Want to detect bad actors? Look on the bright side

“You will find that 99.9% of people in this world are actually really good. When they use your product, they use it for all the right reasons. But then once in a while when something bad happens, it also feels like one too many,” Airbnb’s director of Trust Product and Operations, Naba Banerjee, said onstage at TechCrunch Disrupt 2023.

Banerjee knows what she is talking about: Not long before she joined Airbnb’s trust and safety team in 2020, the company had declared a ban on “party houses” and taken other measures after five people died at a Halloween party hosted at a house that was rented on the platform.

Since then, the executive has become a bit of a “party pooper,” in the words of a recent CNBC profile. “As the person in charge of Airbnb’s worldwide ban on parties,” the piece noted, “Naba Banerjee has spent more than three years figuring out how to battle party ‘collusion’ by users, flag ‘repeat party houses’ and, most of all, design an anti-party AI system.”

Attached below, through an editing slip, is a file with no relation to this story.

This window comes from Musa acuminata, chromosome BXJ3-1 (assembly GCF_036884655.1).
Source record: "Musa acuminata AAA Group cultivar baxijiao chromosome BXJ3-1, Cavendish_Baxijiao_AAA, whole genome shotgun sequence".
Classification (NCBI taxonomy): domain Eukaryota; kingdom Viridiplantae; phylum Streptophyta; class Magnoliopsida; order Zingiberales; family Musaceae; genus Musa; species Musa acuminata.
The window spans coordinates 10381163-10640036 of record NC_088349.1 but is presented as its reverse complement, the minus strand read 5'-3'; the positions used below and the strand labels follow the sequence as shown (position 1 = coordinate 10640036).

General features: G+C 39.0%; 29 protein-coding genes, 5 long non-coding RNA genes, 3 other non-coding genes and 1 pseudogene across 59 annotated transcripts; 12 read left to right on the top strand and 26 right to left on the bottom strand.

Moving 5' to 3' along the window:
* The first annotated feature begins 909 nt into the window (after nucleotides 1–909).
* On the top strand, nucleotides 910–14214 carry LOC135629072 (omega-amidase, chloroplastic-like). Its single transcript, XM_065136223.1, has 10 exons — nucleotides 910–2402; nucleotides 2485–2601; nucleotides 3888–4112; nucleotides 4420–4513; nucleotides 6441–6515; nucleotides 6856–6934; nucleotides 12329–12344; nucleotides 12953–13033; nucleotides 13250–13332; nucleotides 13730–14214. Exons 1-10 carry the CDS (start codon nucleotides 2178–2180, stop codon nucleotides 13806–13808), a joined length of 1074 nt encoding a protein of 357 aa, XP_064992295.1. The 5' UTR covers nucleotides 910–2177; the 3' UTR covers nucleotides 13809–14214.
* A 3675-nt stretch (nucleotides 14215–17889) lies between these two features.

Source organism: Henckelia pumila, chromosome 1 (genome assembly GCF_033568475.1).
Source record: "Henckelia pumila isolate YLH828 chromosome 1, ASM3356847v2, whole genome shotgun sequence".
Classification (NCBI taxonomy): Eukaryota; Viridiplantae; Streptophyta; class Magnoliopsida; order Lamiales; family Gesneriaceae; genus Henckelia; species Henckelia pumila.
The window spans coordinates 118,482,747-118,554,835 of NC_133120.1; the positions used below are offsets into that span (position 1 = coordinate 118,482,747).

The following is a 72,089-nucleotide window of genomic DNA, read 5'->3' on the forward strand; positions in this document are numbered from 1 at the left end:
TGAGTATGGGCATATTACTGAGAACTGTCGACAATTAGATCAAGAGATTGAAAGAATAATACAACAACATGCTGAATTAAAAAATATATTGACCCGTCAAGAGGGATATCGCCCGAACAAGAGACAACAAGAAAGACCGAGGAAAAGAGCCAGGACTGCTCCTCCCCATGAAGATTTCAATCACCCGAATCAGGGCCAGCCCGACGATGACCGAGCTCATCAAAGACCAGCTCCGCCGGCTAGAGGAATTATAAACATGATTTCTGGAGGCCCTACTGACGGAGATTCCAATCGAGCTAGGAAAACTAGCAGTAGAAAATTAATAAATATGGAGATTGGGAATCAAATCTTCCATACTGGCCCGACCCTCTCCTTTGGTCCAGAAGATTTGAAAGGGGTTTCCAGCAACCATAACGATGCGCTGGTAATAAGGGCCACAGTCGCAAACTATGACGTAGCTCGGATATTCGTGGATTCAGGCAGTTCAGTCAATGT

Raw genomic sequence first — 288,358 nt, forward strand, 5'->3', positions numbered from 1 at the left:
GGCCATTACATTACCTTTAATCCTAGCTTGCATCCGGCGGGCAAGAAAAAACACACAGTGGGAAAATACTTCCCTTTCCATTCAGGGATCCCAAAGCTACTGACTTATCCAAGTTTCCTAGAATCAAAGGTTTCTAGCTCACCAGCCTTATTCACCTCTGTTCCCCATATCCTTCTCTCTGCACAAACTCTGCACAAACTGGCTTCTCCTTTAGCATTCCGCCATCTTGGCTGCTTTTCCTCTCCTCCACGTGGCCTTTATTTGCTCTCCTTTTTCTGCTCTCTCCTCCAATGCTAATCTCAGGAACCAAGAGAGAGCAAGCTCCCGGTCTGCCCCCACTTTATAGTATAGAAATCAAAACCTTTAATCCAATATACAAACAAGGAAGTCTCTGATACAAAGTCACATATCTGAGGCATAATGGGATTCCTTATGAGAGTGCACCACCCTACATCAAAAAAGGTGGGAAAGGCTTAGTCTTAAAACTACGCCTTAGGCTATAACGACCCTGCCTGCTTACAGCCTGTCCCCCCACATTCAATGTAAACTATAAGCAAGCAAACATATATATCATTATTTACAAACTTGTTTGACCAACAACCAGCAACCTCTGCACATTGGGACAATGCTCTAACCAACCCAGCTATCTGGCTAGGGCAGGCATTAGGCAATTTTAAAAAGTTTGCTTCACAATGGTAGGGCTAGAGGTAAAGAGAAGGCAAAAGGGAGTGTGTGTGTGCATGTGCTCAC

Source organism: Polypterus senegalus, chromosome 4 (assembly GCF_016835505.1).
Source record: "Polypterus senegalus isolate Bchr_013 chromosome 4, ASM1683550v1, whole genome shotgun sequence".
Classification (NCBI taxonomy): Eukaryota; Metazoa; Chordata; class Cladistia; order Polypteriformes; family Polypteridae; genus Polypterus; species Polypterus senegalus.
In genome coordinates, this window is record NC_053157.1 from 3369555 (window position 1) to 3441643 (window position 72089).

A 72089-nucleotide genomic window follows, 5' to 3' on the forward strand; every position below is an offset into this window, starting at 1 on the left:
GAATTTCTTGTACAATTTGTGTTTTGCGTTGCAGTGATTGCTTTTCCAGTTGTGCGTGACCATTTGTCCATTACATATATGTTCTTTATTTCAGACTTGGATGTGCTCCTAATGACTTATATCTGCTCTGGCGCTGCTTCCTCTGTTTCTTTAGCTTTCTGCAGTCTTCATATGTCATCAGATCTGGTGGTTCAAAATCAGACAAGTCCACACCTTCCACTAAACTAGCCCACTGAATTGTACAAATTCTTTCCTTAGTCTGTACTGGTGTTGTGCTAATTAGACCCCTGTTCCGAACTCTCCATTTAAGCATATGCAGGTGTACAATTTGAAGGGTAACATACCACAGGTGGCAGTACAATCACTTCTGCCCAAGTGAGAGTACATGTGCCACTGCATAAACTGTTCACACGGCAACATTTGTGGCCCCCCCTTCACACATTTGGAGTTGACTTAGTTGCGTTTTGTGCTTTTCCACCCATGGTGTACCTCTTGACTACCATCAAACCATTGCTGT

It is this AI element that I found particularly interesting to discuss on Disrupt’s Builders Stage with Banerjee and her fellow panelist, Remote CEO Job van der Voort. While Remote is growing fast, the vast majority of its users still behave exactly as expected. But even a company the size of Airbnb, it turns out, doesn’t have that much data on rule-breaking behavior.